Saturday, April 4, 2009

The UFT's new directive: "Amputate!"

Pardon me while I roll over laughing at LeRoy Barr's paragraph in the Chapter Leaders Weekly on the UFT's new campaign to report special ed violations.

There is no excuse”: Urge members to report IEP violations

This week the UFT launched a new campaign to protect services for special education students. Already in the first week members have reported dozens of violations to the union’s new hotline and special Web section, and the campaign’s message is “report, report, report.” Special ed programs exist to ensure that all children, including those with disabilities and challenges get the assistance and services they need and deserve. With yet another reorganization of special ed on the horizon, the UFT has launched this proactive campaign to help ensure that students get the services, support and resources they need, called THERE IS NO EXCUSE. “Accept no excuse. Defend the IEP. It’s the law,” the campaign posters, flyers and Web site remind members . . .

Yeah, right.

While we all stand up to "report, report, report", Tweedites will swat us down with an armory of firepower — letters in the file, pop-in visits, U-observations and U-ratings, allegations from nowhere, 3020-a charges, police action, rubber room, you name it.

The city doesn't care one whit about special ed violations. The fact that the problem is endemic is proof positive they haven't been a high priority for them.

I can't believe the union is now asking teachers to do the dirty work. If this were not the BloomKlein era — more than that: the Jack Welch era — maybe we could all afford the luxury of defending the defenseless.

But with politicians so corrupt, and chancellors and many of the people around them so profoundly incapable of educating children, with a UFT that shows no sign of understanding what's bedeviling the whole system, Barr's call for action should fall on deaf ears: OURS. The only career you're about to lose is your own.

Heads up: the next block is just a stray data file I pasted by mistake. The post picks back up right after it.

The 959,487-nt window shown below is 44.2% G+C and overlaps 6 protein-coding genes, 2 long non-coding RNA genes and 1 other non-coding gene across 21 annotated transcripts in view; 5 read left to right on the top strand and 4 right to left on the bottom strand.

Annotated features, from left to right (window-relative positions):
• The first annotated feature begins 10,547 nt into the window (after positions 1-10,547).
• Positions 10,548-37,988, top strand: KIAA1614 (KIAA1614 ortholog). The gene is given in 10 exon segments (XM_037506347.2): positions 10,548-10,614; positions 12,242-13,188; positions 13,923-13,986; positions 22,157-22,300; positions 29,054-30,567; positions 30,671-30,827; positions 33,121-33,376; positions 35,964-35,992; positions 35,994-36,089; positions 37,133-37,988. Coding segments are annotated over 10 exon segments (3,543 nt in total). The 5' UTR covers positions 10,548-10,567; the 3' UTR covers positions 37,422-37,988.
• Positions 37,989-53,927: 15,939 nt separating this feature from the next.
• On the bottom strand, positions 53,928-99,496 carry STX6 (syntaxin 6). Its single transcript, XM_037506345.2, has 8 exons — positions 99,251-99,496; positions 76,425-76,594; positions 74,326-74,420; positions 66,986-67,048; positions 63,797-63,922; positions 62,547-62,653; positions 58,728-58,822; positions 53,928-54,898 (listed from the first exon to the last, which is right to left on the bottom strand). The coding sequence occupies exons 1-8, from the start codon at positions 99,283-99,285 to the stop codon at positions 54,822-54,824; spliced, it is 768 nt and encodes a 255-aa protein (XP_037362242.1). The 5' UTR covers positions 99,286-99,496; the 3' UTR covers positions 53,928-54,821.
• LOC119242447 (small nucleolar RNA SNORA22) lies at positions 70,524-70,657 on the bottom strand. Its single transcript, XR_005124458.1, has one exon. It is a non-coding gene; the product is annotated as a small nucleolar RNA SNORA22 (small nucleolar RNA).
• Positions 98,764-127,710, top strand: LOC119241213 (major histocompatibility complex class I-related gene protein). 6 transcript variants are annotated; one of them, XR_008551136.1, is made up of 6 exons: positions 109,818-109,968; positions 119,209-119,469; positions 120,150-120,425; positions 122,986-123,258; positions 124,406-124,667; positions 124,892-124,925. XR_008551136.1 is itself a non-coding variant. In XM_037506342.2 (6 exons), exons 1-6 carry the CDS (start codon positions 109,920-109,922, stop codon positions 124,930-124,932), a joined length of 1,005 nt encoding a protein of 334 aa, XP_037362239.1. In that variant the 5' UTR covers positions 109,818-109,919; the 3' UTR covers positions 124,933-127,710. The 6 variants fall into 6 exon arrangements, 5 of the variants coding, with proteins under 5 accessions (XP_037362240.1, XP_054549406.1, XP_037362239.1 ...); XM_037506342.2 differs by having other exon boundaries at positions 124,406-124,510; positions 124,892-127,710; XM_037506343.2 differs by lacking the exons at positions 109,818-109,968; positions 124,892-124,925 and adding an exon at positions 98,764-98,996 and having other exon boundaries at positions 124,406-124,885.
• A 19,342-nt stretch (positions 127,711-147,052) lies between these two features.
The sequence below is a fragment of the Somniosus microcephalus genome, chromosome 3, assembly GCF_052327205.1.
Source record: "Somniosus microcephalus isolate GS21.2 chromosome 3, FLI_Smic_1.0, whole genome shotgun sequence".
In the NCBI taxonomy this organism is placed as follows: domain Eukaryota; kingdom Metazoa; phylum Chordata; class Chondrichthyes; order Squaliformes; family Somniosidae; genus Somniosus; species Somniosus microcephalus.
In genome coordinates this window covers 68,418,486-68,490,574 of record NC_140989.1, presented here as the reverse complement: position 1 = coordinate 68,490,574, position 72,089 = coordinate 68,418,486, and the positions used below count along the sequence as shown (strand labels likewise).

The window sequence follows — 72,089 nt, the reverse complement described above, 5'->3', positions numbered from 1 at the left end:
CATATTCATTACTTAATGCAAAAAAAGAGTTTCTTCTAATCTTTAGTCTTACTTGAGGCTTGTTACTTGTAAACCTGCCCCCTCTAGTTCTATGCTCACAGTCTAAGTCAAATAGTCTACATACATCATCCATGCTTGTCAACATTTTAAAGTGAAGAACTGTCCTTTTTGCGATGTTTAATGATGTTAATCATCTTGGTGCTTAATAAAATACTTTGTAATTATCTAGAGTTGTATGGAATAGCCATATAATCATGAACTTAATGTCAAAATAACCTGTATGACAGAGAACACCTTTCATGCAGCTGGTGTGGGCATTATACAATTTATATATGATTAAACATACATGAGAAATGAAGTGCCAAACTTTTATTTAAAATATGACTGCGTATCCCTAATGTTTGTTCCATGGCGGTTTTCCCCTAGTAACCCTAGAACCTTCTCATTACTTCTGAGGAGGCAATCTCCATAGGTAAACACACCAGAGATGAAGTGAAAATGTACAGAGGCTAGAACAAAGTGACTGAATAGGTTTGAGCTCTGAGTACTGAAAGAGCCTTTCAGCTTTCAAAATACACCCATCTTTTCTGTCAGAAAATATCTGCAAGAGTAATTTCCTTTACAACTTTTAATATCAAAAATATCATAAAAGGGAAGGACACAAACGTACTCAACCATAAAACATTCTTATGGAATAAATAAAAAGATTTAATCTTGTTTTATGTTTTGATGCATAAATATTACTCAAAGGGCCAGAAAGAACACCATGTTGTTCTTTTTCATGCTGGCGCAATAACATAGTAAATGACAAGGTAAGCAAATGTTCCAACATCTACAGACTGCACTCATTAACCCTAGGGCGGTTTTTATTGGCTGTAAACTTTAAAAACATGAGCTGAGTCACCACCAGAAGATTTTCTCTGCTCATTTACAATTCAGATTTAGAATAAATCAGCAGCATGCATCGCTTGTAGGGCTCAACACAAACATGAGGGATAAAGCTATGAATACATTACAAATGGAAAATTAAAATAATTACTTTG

A couple of years ago I wrote a long letter to a principal and head of guidance about why on earth my register of 50 kids had 35 kids in it with specific needs: many had IEPs and were doing their major subjects in smaller classes, there were hearing impaired, those barely speaking English, four grades all mixed in with each other. I got no response to that letter, and no help either. They didn't even send me a para.

A year later when the situation remained virtually the same, I made some inquiries at the State level to see what percentage of special ed kids could be placed in a regular ed class. I got this response:
The state does not have any regulation on capping the number of students with disabilities who are mainstreamed. This might be a NYC DOE regulation/policy.
So I wrote to the special ed administrator at the city level to see if NYC had any policy on the numbers you can mainstream at one time. Turns out there weren't any caps at the city level either, but the person asked me if I wanted to pursue the matter further.

Here's my response . . . which I didn't have the guts at the time to send.